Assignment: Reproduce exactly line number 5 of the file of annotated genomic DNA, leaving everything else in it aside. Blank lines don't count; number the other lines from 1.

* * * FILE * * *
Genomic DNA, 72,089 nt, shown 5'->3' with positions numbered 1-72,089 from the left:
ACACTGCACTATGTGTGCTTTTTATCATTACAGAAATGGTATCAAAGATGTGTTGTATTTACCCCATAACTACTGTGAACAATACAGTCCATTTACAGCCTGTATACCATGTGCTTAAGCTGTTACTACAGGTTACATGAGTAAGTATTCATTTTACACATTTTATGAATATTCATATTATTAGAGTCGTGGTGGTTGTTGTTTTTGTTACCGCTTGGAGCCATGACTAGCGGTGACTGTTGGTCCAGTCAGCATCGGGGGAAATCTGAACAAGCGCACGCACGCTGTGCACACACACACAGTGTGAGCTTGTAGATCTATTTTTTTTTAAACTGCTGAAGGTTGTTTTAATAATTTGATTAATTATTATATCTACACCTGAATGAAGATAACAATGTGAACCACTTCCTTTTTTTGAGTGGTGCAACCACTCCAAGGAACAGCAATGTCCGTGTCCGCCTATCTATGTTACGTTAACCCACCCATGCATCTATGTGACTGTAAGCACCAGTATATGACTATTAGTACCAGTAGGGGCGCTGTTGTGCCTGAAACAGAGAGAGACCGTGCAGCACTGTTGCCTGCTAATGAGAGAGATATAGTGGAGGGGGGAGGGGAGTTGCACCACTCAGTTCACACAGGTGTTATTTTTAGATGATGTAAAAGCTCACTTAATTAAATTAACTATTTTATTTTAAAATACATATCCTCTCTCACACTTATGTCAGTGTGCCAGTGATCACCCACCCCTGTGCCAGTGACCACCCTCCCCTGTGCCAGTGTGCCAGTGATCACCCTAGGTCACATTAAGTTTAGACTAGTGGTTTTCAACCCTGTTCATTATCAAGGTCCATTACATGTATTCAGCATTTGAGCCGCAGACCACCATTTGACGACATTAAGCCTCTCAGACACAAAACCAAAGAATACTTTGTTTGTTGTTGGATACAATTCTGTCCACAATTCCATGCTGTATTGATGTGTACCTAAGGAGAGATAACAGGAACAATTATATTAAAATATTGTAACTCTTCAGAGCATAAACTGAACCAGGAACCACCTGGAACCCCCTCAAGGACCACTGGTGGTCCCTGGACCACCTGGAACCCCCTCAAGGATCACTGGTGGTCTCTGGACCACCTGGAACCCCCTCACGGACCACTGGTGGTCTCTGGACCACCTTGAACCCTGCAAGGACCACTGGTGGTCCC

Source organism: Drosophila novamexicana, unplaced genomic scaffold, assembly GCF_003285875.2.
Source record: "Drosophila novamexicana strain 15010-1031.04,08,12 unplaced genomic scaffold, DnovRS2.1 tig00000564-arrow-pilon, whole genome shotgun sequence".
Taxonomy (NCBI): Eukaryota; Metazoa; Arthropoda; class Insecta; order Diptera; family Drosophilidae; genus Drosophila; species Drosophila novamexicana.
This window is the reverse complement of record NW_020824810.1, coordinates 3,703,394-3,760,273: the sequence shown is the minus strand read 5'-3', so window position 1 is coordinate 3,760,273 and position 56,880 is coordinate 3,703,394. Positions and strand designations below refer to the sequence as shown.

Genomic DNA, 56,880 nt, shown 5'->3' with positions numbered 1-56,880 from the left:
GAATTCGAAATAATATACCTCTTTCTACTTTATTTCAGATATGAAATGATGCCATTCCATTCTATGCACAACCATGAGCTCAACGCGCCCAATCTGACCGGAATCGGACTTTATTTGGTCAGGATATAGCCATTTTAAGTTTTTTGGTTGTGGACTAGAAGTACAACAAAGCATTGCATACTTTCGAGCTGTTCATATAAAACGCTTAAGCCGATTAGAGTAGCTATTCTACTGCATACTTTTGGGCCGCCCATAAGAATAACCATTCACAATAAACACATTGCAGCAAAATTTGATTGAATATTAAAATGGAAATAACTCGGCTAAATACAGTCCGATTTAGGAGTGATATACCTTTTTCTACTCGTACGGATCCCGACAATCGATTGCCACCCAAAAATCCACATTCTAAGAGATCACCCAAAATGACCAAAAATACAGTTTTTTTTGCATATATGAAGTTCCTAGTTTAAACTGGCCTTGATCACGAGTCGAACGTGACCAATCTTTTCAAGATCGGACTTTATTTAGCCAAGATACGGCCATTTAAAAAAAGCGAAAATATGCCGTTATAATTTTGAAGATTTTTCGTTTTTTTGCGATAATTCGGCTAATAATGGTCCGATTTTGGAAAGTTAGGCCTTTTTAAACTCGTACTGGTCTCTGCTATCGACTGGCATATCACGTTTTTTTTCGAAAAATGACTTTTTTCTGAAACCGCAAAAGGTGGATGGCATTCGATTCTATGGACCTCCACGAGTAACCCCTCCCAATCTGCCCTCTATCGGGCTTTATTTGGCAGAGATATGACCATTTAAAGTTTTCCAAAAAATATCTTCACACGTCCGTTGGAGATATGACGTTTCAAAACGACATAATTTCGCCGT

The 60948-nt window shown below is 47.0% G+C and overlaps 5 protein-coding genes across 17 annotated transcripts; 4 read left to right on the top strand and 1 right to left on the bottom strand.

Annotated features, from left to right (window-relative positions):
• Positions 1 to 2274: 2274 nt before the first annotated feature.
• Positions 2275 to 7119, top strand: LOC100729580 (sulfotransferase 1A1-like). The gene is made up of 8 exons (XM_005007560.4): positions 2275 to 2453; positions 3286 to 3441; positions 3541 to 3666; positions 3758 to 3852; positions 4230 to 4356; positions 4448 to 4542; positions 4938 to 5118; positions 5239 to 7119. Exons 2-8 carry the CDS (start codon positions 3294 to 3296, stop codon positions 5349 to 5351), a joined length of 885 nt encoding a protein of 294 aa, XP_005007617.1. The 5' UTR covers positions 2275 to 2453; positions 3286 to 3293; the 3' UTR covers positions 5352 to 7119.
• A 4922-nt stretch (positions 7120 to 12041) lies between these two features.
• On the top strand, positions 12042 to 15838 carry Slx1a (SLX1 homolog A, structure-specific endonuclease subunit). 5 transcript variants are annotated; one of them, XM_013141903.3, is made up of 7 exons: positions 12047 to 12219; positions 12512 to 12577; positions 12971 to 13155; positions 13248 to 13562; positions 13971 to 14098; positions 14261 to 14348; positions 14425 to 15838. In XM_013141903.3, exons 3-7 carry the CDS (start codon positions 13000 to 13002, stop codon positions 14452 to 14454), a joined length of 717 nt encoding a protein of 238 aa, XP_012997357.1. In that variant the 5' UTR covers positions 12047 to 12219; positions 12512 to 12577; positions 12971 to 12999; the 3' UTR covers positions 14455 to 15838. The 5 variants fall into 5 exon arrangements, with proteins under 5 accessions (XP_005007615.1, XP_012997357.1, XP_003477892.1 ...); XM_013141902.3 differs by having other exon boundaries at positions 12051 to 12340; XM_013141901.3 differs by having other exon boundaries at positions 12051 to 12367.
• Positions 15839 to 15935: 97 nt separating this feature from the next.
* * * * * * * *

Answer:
Taxonomy (NCBI): Eukaryota; Metazoa; Arthropoda; class Insecta; order Diptera; family Drosophilidae; genus Drosophila; species Drosophila novamexicana.